Swords Gallery

British 1796 Light Cavalry Officers Sabre by Prosser

This is an example of a 1796 light cavalry officer's sabre bearing a superb blue and gilt blade. The blade is marked J.J.Runkel, Sohlingen. It carries the pre-1801 Royal Arms as well as the 'GR' cypher for George III along with ornate floral and military decoration, and a more unusual geometrical decoration. The sword is retailed by Prosser however the cartouche on the scabbard reads PROSSER late CULLUM and bears details of the royal appointment and the address. John Prosser is described by Southwick as a shopman for Mary Cullum. James Cullum had been a swordmaker to George III and on his death in 1786 was succeeded by his sonrnreplica rolex
, Thomas. Sadly Thomas died aged 38 only 4 years later and was succeeded by his wife Mary. On Mary's death her warrant passed to one David Davies, but on 9th July 1795 a further warrant was granted appointing John Prosser as Sword Cutler and Belt Maker in Ordinary to King George III. The dating of this sword is particularly interesting. On the blade J.J.Runkel is still spelling Sohlingen with an 'h' which it is believed he discontinued around 1800. The blade also bears the pre-1801 Royal Arms. However the cartouche on the scabbard still lists the manufacturer as PROSSER late CULLUM, and as can be seen from the picture, CULLUM is in larger lettering. The royal appointment being referred to must by this time be Prosser's own but it is fascinating that even in this period of history, there was enormous value in using a well established 'brand' or name to establish and gain a reputation for quality.fake watches uk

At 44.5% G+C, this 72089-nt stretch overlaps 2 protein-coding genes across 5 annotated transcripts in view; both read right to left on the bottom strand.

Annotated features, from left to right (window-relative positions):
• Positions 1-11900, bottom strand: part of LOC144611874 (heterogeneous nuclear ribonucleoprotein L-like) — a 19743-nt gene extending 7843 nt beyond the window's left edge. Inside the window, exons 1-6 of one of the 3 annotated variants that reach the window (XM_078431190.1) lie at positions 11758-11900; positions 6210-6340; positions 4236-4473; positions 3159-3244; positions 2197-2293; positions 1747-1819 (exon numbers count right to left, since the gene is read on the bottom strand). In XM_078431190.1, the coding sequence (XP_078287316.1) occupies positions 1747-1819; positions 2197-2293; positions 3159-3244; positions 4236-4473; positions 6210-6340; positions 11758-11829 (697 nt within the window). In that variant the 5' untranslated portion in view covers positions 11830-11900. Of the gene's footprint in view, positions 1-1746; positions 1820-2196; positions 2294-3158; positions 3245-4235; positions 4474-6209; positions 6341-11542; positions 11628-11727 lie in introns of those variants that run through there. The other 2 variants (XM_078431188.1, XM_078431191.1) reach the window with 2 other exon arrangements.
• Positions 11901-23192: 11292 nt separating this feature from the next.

The quality of Prosser's work and indeed his apprenticeship under Cullum can be seen from the sword itself and the date is therefore likely to be between 1796 and 1800..

Blade decoratiom 3

Blade decoration 1

Blade decoration 2

Cartouche on the scabbard

Hilt 1

Hilt 2

Inscription on the back edge of the blade

pre-1801 Royal Arms